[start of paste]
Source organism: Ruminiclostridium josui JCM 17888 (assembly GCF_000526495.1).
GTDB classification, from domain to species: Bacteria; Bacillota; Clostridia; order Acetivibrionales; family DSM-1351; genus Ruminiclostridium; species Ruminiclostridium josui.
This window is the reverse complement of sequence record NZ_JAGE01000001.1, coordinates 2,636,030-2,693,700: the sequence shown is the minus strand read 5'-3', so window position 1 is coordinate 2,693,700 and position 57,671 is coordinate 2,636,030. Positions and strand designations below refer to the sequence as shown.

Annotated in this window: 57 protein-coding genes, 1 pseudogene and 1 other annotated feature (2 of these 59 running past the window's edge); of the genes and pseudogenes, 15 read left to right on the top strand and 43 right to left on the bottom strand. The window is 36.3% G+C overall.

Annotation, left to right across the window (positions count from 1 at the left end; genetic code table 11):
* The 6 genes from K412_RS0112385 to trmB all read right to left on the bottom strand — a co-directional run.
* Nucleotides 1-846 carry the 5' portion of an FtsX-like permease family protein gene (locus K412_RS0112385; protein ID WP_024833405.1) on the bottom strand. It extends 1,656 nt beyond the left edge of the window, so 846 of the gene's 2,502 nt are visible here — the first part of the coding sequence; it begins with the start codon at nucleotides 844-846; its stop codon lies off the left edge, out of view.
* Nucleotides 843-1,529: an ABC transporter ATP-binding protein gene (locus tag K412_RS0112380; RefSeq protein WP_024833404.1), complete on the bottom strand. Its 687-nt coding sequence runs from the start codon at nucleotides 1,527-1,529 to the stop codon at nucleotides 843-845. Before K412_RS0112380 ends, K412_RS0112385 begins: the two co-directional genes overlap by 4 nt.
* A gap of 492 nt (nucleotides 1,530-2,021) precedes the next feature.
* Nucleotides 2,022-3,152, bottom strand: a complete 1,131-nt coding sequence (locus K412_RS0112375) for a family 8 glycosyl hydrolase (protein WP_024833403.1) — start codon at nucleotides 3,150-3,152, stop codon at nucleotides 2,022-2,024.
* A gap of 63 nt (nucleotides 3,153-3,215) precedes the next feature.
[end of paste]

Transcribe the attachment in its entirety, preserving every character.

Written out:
Source organism: Ruminiclostridium josui JCM 17888 (assembly GCF_000526495.1).
GTDB classification, from domain to species: Bacteria; Bacillota; Clostridia; order Acetivibrionales; family DSM-1351; genus Ruminiclostridium; species Ruminiclostridium josui.
This window is the reverse complement of sequence record NZ_JAGE01000001.1, coordinates 2,636,030-2,693,700: the sequence shown is the minus strand read 5'-3', so window position 1 is coordinate 2,693,700 and position 57,671 is coordinate 2,636,030. Positions and strand designations below refer to the sequence as shown.

Annotated in this window: 57 protein-coding genes, 1 pseudogene and 1 other annotated feature (2 of these 59 running past the window's edge); of the genes and pseudogenes, 15 read left to right on the top strand and 43 right to left on the bottom strand. The window is 36.3% G+C overall.

Annotation, left to right across the window (positions count from 1 at the left end; genetic code table 11):
* The 6 genes from K412_RS0112385 to trmB all read right to left on the bottom strand — a co-directional run.
* Nucleotides 1-846 carry the 5' portion of an FtsX-like permease family protein gene (locus K412_RS0112385; protein ID WP_024833405.1) on the bottom strand. It extends 1,656 nt beyond the left edge of the window, so 846 of the gene's 2,502 nt are visible here — the first part of the coding sequence; it begins with the start codon at nucleotides 844-846; its stop codon lies off the left edge, out of view.
* Nucleotides 843-1,529: an ABC transporter ATP-binding protein gene (locus tag K412_RS0112380; RefSeq protein WP_024833404.1), complete on the bottom strand. Its 687-nt coding sequence runs from the start codon at nucleotides 1,527-1,529 to the stop codon at nucleotides 843-845. Before K412_RS0112380 ends, K412_RS0112385 begins: the two co-directional genes overlap by 4 nt.
* A gap of 492 nt (nucleotides 1,530-2,021) precedes the next feature.
* Nucleotides 2,022-3,152, bottom strand: a complete 1,131-nt coding sequence (locus K412_RS0112375) for a family 8 glycosyl hydrolase (protein WP_024833403.1) — start codon at nucleotides 3,150-3,152, stop codon at nucleotides 2,022-2,024.
* A gap of 63 nt (nucleotides 3,153-3,215) precedes the next feature.